I have been watching the Danish thriller, The Killing, continuing my exploration of Continental dramas with subtitles. What has particularly impressed me has been the acting of Bjarne Henriksen, who plays the father of the murdered girl. Whether or not he turns out to be involved, I know not, but the way he has dealt with the emotion of grief has been impressive. On Sunday, I watched the latest episode of Garrow's Law on BBC1 where Garrow says that he understands what a woman feels who has just lost her father. She protests that no-one could. But Garrow has just been bereaved of his friend and fellow-lawyer, Southouse, and is able to eloquently describe the feelings of grief.
The words sounded familiar and, of course they are very reminiscent of Shadowlands, the story of the bereavement of CS Lewis, when his wife Joy died. I recommend both versions, either with Anthony Hopkins or Joss Ackland. Both are based on the little book "A Grief Observed" finally published posthumously under his own name. "A Grief Observed comprises the reflections of the great scholar and Christian apologist on the death of his wife after only a few short years of marriage. Painfully honest in its dissection of his thoughts and feelings, this is a book that details his paralysing grief, bewilderment and sense of loss in simple and moving prose." says the blurb and it is very accurate.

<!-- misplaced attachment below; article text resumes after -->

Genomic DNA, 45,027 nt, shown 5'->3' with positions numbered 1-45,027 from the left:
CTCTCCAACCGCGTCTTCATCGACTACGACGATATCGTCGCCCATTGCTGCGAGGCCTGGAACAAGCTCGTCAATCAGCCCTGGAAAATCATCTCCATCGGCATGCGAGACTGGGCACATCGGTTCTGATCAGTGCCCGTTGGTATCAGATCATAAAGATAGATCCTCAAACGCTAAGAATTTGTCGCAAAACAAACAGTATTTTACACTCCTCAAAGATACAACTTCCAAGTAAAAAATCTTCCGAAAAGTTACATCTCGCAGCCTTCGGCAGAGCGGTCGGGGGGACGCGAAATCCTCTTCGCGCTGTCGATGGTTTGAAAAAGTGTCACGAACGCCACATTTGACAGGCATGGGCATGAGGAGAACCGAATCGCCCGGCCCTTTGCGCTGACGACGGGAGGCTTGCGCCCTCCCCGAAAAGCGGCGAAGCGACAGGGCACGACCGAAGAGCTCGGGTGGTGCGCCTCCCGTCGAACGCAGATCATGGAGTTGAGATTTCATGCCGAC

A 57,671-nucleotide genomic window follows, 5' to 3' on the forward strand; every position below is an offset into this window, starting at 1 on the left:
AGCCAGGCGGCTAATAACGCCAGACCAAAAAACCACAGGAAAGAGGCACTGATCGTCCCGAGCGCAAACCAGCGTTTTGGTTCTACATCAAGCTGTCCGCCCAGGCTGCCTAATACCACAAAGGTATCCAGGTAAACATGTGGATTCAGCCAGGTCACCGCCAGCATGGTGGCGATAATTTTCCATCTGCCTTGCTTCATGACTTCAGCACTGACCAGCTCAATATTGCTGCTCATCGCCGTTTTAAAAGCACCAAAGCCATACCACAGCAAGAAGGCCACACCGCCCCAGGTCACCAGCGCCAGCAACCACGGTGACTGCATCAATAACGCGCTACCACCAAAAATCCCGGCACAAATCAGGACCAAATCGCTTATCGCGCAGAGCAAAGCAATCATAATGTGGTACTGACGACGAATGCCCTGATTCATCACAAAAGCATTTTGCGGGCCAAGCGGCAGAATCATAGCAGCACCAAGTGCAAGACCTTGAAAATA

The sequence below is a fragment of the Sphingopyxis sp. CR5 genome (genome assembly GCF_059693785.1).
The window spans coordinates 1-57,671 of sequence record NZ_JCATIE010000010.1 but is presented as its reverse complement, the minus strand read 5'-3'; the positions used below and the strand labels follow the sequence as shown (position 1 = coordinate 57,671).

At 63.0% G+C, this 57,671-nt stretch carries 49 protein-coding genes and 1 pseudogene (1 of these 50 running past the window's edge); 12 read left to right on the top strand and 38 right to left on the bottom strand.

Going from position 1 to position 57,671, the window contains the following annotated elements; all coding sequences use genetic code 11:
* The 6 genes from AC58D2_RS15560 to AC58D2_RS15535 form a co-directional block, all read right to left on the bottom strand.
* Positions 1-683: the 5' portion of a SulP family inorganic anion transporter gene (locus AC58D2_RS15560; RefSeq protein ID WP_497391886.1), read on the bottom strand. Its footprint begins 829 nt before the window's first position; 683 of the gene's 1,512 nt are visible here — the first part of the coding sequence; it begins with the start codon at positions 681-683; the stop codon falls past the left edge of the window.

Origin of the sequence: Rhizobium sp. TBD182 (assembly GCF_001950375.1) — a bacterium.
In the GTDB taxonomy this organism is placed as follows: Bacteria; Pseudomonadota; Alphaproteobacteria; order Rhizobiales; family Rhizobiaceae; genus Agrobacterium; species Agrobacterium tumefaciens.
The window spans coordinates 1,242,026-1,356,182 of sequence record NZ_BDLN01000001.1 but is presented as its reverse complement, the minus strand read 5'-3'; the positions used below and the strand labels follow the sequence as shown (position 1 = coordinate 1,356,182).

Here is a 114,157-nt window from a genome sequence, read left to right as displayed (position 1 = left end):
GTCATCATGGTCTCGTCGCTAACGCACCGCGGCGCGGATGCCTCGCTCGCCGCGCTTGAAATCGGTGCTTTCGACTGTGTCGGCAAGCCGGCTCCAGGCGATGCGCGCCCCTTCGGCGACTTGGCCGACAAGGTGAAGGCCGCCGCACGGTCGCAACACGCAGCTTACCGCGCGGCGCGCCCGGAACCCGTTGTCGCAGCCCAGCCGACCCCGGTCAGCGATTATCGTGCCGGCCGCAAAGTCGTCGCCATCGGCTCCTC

In The Killing, the Lutheran Pastor makes the crass statement to the mother of the murdered girl, "At least she is now with the Angels." To which the mother angrily replies, "She shouldn't be with the Angels; she should be with me!" It ill betides any doctor or Pastor to meddle with a person's grief.
Very few doctors or pastors have no trouble with their own mortality. I know the Scriptures on this, and I had my moment of reconciliation with God more than 35 years ago when my father died, but I felt the pastoral counselling that I received then pretty useless.
I know a few old ladies who grieve terribly for their lost husbands of more than 30 years ago. It would be easy to say that they should put it aside now. That if theirs was a true faith that they would lost that burden at the foot of the cross, but I would never make that judgment. People are always different. There were many who waited for that long and longer for Jesus to take away that burden.
Anna, the daughter of Phanuel, had lived with her husband for seven years and then was a widow until she was 84. She never left the Temple but worshipped night and day, fasting and praying, waiting for the Christ Child.
Grief is unpredictable and although wew can remember to give a sympathetic hug, very few of us can find the correct form of gentle words to assuage it.